If you have been following the coverage on Dominique Strauss-Kahn and his sudden reversals of fortune, then this op-ed piece, written by an anthropologist who has lived and worked in west Africa, is worth reading.
When I first heard that there were questions about the "credibility" of the woman who had accused DSK, my thoughts flew wildly to the conspiracy theories that had been floated among DSK's defenders. Could they have been right? Was it entrapment?
Then I read what the woman had done: Told a story that would enable her to gain asylum. Claimed on her tax returns a dependent who was not her child. Apparently allowed a boyfriend of questionable character to open bank accounts in her name to launder drug money.
They might not be honest actions, but can we not understand and explain them?
I fear that Mike McGovern's point, in his op-ed, will be lost on too many Americans who feel that there are too many immigrants, legal and especially illegal, in "their" country.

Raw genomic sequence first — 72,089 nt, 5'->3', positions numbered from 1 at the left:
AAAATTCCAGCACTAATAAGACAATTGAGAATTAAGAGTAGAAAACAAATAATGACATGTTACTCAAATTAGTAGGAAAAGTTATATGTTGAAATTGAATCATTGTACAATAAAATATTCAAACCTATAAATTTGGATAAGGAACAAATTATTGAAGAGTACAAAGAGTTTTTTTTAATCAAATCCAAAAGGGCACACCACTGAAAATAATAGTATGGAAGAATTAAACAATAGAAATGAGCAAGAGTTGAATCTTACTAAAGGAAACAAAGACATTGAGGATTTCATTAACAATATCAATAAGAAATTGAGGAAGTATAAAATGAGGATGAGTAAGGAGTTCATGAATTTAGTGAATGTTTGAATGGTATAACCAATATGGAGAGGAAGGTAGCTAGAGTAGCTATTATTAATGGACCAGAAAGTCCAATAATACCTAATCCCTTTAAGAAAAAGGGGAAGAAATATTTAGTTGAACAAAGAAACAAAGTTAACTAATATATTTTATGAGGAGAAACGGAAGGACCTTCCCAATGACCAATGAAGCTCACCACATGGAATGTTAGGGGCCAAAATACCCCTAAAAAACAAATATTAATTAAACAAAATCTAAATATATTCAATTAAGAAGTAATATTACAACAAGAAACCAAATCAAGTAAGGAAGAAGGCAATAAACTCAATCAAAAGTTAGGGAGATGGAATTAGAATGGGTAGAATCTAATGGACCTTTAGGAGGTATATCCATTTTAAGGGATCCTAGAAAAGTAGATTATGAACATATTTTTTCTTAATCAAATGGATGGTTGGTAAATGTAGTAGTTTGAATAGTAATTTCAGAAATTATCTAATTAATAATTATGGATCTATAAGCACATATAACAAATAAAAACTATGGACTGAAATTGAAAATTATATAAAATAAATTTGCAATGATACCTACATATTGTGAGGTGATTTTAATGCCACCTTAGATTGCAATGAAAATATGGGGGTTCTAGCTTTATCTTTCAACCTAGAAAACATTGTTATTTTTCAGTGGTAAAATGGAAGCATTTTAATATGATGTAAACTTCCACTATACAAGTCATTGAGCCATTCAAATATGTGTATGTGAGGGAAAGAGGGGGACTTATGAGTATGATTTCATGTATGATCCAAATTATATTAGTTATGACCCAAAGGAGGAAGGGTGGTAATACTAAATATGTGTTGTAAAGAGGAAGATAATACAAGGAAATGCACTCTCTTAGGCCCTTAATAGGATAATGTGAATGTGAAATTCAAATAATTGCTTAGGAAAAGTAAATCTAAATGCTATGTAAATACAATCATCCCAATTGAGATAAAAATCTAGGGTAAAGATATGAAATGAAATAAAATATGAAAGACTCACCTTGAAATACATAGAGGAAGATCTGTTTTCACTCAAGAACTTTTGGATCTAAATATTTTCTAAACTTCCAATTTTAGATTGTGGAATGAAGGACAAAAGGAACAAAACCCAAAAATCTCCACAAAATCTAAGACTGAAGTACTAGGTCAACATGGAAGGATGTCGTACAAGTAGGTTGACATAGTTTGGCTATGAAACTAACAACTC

Americans have constructed mythologies that justify how and why they arrived on these shores: A taste for freedom, a thirst for democracy. Pluck. Hard work. Sacrifice. We tell stories about the values and characters of individuals, glossing over the larger historical contexts in which persons act.
News coverage suggests that prosecutors are backing off because they feel that the issue of credibility makes the case unwinnable: Because the woman lied on her application for asylum (which enabled her to leave Guinea) and on her tax return (BTW, I want to know how "honest" are the filings of the CEOs of Goldman Sachs, Bank of America, and so on), she cannot be believed.
Casting doubt on a woman's virtue, thus casting doubt on the accusation she makes: The time-honored method of ignoring inconvenient truths about men and power.